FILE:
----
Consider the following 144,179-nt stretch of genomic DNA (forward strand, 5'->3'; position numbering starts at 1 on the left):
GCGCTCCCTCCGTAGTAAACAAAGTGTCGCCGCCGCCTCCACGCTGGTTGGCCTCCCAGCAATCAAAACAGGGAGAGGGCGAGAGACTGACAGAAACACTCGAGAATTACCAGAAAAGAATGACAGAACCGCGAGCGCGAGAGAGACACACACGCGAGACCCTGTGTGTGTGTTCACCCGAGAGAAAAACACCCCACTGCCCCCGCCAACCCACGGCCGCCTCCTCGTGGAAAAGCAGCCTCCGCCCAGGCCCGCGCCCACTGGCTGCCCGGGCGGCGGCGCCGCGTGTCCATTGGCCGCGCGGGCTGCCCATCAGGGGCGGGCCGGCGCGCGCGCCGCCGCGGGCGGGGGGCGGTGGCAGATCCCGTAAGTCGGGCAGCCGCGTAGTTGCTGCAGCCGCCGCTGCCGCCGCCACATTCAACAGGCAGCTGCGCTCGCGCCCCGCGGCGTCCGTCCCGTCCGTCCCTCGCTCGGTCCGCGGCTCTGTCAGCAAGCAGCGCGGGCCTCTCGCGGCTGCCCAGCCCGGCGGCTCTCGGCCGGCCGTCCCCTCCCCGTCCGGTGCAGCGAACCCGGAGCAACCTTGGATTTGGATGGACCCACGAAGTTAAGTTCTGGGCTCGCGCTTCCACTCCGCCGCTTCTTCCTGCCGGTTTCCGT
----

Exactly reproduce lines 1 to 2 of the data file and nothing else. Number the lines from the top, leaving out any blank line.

Consider the following 144,179-nt stretch of genomic DNA (forward strand, 5'->3'; position numbering starts at 1 on the left):
GCGCTCCCTCCGTAGTAAACAAAGTGTCGCCGCCGCCTCCACGCTGGTTGGCCTCCCAGCAATCAAAACAGGGAGAGGGCGAGAGACTGACAGAAACACTCGAGAATTACCAGAAAAGAATGACAGAACCGCGAGCGCGAGAGAGACACACACGCGAGACCCTGTGTGTGTGTTCACCCGAGAGAAAAACACCCCACTGCCCCCGCCAACCCACGGCCGCCTCCTCGTGGAAAAGCAGCCTCCGCCCAGGCCCGCGCCCACTGGCTGCCCGGGCGGCGGCGCCGCGTGTCCATTGGCCGCGCGGGCTGCCCATCAGGGGCGGGCCGGCGCGCGCGCCGCCGCGGGCGGGGGGCGGTGGCAGATCCCGTAAGTCGGGCAGCCGCGTAGTTGCTGCAGCCGCCGCTGCCGCCGCCACATTCAACAGGCAGCTGCGCTCGCGCCCCGCGGCGTCCGTCCCGTCCGTCCCTCGCTCGGTCCGCGGCTCTGTCAGCAAGCAGCGCGGGCCTCTCGCGGCTGCCCAGCCCGGCGGCTCTCGGCCGGCCGTCCCCTCCCCGTCCGGTGCAGCGAACCCGGAGCAACCTTGGATTTGGATGGACCCACGAAGTTAAGTTCTGGGCTCGCGCTTCCACTCCGCCGCTTCTTCCTGCCGGTTTCCGT